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is dotnet a - Virtual Machine - like Java ?

tmb
1 - Is Microsoft dotnet a Virtual Machine... like the Java Virtual
Machine... that will run on any operating system?

2 - If so, does Microsoft give away the dotnet development system like Sun
does the Java Developmet system?

I was considering learning Java for my next project and someone suggested
dotnet instead.

3 - Can someone give me the pro's & con's of each?

thanks - tmb
Jul 21 '05 #1
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12 Replies

"tmb" <to********@yahoo.com> wrote in message
news:SD*********************@twister.tampabay.rr.c om...
1 - Is Microsoft dotnet a Virtual Machine... like the Java Virtual
Machine... that will run on any operating system?
No. MS's .NET natively runs on only Windows platforms, although there have
been 3rd party versions of the .NET Framework that run on other OS's.

2 - If so, does Microsoft give away the dotnet development system like Sun
does the Java Developmet system?
Yes, the .NET Framework is free.

I was considering learning Java for my next project and someone suggested
dotnet instead.
With Java, you have no choice of a development language, it must be Java.
With .NET, you have a multitude of languages to choose from and they all
have access to the .NET Framework and the classes and fundamental processes
of its Common Language Runtime (CLR).
3 - Can someone give me the pro's & con's of each?

thanks - tmb

Jul 21 '05 #2
> 1 - Is Microsoft dotnet a Virtual Machine... like the Java Virtual
Machine... that will run on any operating system?
Yes it is virtual machine like java that can run in any operating system,
but Microsoft implmeneted it only on Windows and Pocket PC that you can used
for comercial application, and they release also the source code (name Rotor
Project with limited functionality) for Windows, Unix, Linux and MacOsX but
only for research purpose.

There are two open source projects that trying to implement .Net platform
for Linux and other system like mono (http://www.go-mono.com/) and dotGNU
(http://www.gnu.org/projects/dotgnu/).
2 - If so, does Microsoft give away the dotnet development system like Sun
does the Java Developmet system?
Yeah the .Net SDK with the compiler is free to download from Microsoft site
and you can use them freely to develop your application, and there is an
open source free ide for CSharp called sharpdevelop
(http://www.icsharpcode.net/) that you can use with the SDK.
I was considering learning Java for my next project and someone suggested
dotnet instead.
That depend on your project but both are great platform that you can used in
most projects.
3 - Can someone give me the pro's & con's of each?
This some of the pro and con in my opinion,

pro for java: that is multiplatform and supported by a lot of vendors.

con for java: that it is still slow for UI and its UI doesn't look or feel
exactly like native interface of the operating system, it is difficult in
java to call native API (Compared to .Net), and you can't use pointer or
control your object to be treated by reference or value and it is only
single language.

pro for .Net: support multilanguage, you can use pointer by mark it as
unsafe to speed some memory access (not available in all .Net language, it
is available for C# and C++), you can pass any object by reference or value,
very easy to call any DLL or COM component in windows from .Net application,
the UI is using windows API so it look the same as the native windows API,
there is a utlity called ntgen that you can use it to compile your
application to native during the installation which will avoid the startup
delay and make your application run nearly as native application, if you
already have any C++ application you can compile it in mixed mode then you
can use it in .Net easily.

con for .Net: Only windows platform, mono and dotgnu you can use them but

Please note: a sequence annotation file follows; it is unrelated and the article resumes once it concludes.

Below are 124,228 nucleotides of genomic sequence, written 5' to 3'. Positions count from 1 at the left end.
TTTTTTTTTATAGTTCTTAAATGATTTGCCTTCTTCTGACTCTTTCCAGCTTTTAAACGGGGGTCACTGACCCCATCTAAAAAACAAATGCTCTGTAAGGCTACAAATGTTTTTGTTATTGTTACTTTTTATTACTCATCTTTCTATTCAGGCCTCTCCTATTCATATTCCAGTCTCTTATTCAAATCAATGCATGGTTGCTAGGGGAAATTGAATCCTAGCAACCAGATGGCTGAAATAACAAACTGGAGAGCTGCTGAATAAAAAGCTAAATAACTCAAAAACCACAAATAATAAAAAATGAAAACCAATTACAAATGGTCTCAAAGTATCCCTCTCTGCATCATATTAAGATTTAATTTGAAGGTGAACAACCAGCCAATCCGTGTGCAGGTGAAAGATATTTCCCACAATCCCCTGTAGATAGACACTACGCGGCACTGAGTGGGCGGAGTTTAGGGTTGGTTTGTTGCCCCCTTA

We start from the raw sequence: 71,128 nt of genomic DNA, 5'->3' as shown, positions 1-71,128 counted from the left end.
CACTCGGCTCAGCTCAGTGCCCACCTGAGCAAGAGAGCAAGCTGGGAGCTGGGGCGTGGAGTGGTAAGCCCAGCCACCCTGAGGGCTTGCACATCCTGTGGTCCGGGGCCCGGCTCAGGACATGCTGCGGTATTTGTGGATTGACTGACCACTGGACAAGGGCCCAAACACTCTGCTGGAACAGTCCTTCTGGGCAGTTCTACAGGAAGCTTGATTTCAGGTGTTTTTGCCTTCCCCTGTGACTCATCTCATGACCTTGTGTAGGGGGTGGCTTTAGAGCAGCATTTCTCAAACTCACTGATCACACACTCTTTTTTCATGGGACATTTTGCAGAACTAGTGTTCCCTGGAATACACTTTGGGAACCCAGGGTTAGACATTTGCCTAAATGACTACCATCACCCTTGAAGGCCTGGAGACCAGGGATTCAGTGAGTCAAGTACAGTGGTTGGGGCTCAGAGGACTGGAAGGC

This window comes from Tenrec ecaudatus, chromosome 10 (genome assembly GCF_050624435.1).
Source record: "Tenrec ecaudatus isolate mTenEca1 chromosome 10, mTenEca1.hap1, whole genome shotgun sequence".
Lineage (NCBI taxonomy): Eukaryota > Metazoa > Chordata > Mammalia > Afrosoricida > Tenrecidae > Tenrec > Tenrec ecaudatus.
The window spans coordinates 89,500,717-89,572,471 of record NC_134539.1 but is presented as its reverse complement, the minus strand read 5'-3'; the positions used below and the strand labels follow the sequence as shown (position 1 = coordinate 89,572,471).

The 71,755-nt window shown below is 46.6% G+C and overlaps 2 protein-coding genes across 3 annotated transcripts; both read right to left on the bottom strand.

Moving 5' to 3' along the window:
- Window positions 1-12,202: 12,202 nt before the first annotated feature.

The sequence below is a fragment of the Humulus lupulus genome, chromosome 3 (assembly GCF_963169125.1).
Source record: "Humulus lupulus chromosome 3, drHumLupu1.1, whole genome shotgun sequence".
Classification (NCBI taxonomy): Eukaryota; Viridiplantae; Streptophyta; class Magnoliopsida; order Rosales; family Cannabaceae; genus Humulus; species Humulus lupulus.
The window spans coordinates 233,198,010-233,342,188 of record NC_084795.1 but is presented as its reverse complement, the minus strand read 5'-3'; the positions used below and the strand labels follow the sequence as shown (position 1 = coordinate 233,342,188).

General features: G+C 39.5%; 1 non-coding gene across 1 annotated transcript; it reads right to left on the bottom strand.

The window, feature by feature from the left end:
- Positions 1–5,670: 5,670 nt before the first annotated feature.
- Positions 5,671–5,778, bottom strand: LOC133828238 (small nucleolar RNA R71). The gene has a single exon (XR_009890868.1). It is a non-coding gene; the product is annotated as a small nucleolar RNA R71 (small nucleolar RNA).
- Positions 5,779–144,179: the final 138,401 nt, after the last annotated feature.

they don't fully support winform (the UI for .Net under windows)

There is much more pro and con for both,
Regards,
Emad
"tmb" <to********@yahoo.com> wrote in message
news:SD*********************@twister.tampabay.rr.c om... 1 - Is Microsoft dotnet a Virtual Machine... like the Java Virtual
Machine... that will run on any operating system?

2 - If so, does Microsoft give away the dotnet development system like Sun
does the Java Developmet system?

I was considering learning Java for my next project and someone suggested
dotnet instead.

3 - Can someone give me the pro's & con's of each?

thanks - tmb

Jul 21 '05 #3
Scott M. <s-***@nospam.nospam> wrote:
I was considering learning Java for my next project and someone suggested
dotnet instead.


With Java, you have no choice of a development language, it must be Java.
With .NET, you have a multitude of languages to choose from and they all
have access to the .NET Framework and the classes and fundamental processes
of its Common Language Runtime (CLR).


Actually, there are loads of languages which have been targetted for
the JVM. http://www.sys-con.com/story/?storyid=36574&DE=1 lists just a
few of them.

They're not generally as well integrated as with the CLR though - the
JVM was definitely designed for Java rather than for multiple
languages.

--
Jon Skeet - <sk***@pobox.com>
http://www.pobox.com/~skeet
If replying to the group, please do not mail me too
Jul 21 '05 #4
Hi Emad,

My compliments,

Very nice answer.

Cor
Jul 21 '05 #5
tmb
I want to thank everybody for their contribution to this thread. Very
helpful.

Multi-platform is a big issue for our next project so my guess is we will
choose Java.

Regarding being able to program multiple languages... that is not a biggie
for us... Java seems simple and straight forward... even though I can see
where not having to learn a new language would be considered good by many.

It's hard to stop MS once they start rolling on something... so my guess is
in a few years... when dot net is truly multi-platform... if ever... we
could look at this differently.

thanks again all.

tmb

"tmb" <to********@yahoo.com> wrote in message
news:SD*********************@twister.tampabay.rr.c om...
1 - Is Microsoft dotnet a Virtual Machine... like the Java Virtual
Machine... that will run on any operating system?

2 - If so, does Microsoft give away the dotnet development system like Sun
does the Java Developmet system?

I was considering learning Java for my next project and someone suggested
dotnet instead.

3 - Can someone give me the pro's & con's of each?

thanks - tmb

Jul 21 '05 #6


3 - Can someone give me the pro's & con's of each?

Just to add to the previous responses, here's my opinion.

..Net will never become mainstream on any platforms other than windows. Java
is already mainstream on many platforms

Java will never create as good windows GUI apps as .Net does